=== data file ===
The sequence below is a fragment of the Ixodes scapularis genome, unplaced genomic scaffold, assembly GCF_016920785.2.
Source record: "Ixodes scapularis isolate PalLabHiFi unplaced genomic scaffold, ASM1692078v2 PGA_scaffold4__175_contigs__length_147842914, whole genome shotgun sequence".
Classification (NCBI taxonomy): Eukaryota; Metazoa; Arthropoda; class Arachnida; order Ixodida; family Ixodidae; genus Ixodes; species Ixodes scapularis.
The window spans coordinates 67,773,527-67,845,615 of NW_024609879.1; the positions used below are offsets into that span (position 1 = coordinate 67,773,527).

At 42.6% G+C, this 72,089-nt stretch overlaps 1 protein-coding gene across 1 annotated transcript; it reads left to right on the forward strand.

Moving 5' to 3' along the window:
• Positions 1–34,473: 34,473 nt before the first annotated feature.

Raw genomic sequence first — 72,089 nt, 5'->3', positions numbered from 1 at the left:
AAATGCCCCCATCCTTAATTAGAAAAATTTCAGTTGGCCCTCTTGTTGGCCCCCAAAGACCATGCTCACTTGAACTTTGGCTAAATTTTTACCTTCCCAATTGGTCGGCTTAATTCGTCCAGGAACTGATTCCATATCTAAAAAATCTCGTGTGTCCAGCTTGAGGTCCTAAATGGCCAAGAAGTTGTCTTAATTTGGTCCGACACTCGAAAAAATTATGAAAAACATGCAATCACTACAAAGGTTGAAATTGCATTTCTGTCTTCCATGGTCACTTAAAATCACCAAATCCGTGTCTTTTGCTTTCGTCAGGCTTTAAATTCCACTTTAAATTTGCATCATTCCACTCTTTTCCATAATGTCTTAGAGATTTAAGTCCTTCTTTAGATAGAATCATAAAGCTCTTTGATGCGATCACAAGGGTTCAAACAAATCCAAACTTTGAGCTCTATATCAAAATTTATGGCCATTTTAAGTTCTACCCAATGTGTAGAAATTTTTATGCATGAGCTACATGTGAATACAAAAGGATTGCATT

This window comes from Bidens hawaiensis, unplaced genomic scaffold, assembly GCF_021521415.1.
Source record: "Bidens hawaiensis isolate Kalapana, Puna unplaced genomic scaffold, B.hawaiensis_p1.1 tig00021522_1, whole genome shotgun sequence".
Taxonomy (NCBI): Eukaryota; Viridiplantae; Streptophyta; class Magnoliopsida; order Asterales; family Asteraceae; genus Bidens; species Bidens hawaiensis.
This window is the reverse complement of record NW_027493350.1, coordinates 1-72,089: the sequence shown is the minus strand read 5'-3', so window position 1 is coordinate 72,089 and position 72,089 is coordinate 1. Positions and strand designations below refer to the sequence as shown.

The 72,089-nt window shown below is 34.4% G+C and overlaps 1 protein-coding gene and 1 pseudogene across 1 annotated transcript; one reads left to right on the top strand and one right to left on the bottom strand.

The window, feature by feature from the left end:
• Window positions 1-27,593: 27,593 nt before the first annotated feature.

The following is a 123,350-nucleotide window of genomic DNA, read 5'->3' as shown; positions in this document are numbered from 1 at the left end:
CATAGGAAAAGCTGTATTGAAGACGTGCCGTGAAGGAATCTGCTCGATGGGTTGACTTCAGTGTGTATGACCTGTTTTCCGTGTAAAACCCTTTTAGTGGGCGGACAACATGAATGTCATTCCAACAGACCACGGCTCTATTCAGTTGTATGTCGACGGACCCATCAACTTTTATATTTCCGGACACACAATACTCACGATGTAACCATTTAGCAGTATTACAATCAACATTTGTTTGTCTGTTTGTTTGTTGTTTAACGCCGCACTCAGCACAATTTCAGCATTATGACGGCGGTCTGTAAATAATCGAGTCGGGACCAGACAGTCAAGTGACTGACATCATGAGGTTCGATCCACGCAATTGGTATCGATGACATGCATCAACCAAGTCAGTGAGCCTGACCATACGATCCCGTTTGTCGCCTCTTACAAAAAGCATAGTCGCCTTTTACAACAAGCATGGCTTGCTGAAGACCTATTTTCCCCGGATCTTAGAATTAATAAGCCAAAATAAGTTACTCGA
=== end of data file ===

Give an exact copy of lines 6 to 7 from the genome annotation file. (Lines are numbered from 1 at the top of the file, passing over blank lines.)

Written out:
Moving 5' to 3' along the window:
• Positions 1–34,473: 34,473 nt before the first annotated feature.